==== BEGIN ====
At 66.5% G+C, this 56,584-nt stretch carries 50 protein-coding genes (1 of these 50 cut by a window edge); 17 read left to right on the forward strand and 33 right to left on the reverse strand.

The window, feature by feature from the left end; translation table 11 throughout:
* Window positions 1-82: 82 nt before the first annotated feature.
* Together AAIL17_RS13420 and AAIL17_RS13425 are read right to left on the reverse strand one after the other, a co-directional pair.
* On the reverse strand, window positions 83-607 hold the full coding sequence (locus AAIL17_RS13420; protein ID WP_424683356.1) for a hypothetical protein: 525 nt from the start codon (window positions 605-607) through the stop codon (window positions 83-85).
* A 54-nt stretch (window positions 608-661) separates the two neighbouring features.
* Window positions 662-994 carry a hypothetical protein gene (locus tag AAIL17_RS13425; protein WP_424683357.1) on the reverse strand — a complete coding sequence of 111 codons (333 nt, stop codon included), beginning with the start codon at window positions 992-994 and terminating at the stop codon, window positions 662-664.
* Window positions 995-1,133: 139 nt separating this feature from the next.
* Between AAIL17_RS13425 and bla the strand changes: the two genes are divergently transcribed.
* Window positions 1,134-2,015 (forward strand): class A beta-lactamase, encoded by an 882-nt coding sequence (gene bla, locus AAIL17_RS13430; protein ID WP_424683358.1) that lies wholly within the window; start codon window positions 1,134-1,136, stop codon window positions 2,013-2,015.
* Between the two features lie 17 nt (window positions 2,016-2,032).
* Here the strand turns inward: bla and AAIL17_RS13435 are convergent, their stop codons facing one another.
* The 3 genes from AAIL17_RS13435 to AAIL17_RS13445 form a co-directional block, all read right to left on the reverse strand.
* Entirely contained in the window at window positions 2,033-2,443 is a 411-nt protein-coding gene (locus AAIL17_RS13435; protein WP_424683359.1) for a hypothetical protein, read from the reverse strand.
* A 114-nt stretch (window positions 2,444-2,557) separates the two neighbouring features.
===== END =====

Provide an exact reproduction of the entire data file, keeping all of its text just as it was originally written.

At 66.5% G+C, this 56,584-nt stretch carries 50 protein-coding genes (1 of these 50 cut by a window edge); 17 read left to right on the forward strand and 33 right to left on the reverse strand.

The window, feature by feature from the left end; translation table 11 throughout:
* Window positions 1-82: 82 nt before the first annotated feature.
* Together AAIL17_RS13420 and AAIL17_RS13425 are read right to left on the reverse strand one after the other, a co-directional pair.
* On the reverse strand, window positions 83-607 hold the full coding sequence (locus AAIL17_RS13420; protein ID WP_424683356.1) for a hypothetical protein: 525 nt from the start codon (window positions 605-607) through the stop codon (window positions 83-85).
* A 54-nt stretch (window positions 608-661) separates the two neighbouring features.
* Window positions 662-994 carry a hypothetical protein gene (locus tag AAIL17_RS13425; protein WP_424683357.1) on the reverse strand — a complete coding sequence of 111 codons (333 nt, stop codon included), beginning with the start codon at window positions 992-994 and terminating at the stop codon, window positions 662-664.
* Window positions 995-1,133: 139 nt separating this feature from the next.
* Between AAIL17_RS13425 and bla the strand changes: the two genes are divergently transcribed.
* Window positions 1,134-2,015 (forward strand): class A beta-lactamase, encoded by an 882-nt coding sequence (gene bla, locus AAIL17_RS13430; protein ID WP_424683358.1) that lies wholly within the window; start codon window positions 1,134-1,136, stop codon window positions 2,013-2,015.
* Between the two features lie 17 nt (window positions 2,016-2,032).
* Here the strand turns inward: bla and AAIL17_RS13435 are convergent, their stop codons facing one another.
* The 3 genes from AAIL17_RS13435 to AAIL17_RS13445 form a co-directional block, all read right to left on the reverse strand.
* Entirely contained in the window at window positions 2,033-2,443 is a 411-nt protein-coding gene (locus AAIL17_RS13435; protein WP_424683359.1) for a hypothetical protein, read from the reverse strand.
* A 114-nt stretch (window positions 2,444-2,557) separates the two neighbouring features.